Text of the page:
The Tacoma has seen many places in its more than 120,000 miles. It has seen the green mountains of Gatlinburg, Tennessee, and Ellijay, Georgia. It has seen Escambia Bay in Florida and a lakefront home in Andalusia, Alabama. It has carried friends through the drive-thru at Krispy Kreme late on a Friday night, a shotgun-riding dog to the baseball park, furniture from one house to another to another, boxes of new books to signing events, and an old chest freezer full of okra up Interstate 65.

The Tacoma has also heard many different things. Its speakers have blared an assortment of musical genres. There has been a rock band shouting about all the small things, a rapper hilariously rhyming about how the FCC won’t let him be, and a country star singing about how a girl leans the seat back, steals his ball cap and pulls it down over her blue eyes.

I have had this truck for almost seven years of its eleven-year life, and it is starting to show its age. It seems to need more and more TLC. It has needed more brake repairs, new struts and an air conditioner compressor. We have put hundreds and hundreds of dollars into this truck, and now has come the time to sell it and move on to something new. We got a pretty good deal through a used-car retailer, and we will be moving on to a mid-size SUV.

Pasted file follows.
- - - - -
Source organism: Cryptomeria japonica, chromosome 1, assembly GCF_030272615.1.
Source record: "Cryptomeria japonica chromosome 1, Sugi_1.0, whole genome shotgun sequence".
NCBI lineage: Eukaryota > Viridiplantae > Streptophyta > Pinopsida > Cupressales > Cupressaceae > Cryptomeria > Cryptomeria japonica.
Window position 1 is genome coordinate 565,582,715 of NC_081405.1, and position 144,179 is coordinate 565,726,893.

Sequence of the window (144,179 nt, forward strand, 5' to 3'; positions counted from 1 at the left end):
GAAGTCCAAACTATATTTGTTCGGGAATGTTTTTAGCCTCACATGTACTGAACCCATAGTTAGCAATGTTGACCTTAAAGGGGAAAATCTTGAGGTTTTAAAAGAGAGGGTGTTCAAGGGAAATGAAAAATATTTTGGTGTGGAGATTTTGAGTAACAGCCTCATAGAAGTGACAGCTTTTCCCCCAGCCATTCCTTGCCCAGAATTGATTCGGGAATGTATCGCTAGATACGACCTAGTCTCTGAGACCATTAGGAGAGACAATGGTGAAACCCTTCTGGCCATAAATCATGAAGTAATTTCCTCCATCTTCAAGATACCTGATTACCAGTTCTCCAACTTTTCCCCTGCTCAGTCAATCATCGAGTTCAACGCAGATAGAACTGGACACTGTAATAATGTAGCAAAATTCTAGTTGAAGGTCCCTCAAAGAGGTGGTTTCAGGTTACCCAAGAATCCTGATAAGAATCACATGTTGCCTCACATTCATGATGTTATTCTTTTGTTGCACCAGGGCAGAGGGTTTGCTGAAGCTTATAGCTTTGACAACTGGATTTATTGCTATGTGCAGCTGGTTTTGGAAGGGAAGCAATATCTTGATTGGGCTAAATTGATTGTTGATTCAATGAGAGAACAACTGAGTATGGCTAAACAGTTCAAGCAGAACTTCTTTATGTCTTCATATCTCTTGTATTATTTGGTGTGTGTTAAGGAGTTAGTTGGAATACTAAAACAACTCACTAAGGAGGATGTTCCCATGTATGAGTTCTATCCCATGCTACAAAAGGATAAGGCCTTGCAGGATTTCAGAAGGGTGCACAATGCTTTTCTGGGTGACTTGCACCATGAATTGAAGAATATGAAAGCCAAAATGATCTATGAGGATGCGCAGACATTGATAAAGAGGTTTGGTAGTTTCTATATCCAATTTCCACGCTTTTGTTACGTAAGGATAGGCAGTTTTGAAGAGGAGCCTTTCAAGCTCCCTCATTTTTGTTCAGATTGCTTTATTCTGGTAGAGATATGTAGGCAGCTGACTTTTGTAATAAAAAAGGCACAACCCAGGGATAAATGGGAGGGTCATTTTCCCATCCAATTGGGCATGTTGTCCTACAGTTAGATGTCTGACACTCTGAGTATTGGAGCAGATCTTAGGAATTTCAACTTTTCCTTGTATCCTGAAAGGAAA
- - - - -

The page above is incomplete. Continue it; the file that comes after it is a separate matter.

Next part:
Recently, I was driving the truck for one of the last times. I was listening to Kip Moore’s debut album when the third track on the CD began to play. The final line of the song seemed appropriate.

“Ain’t nothin’ ‘bout it luck, there’s somethin’ ‘bout a truck.”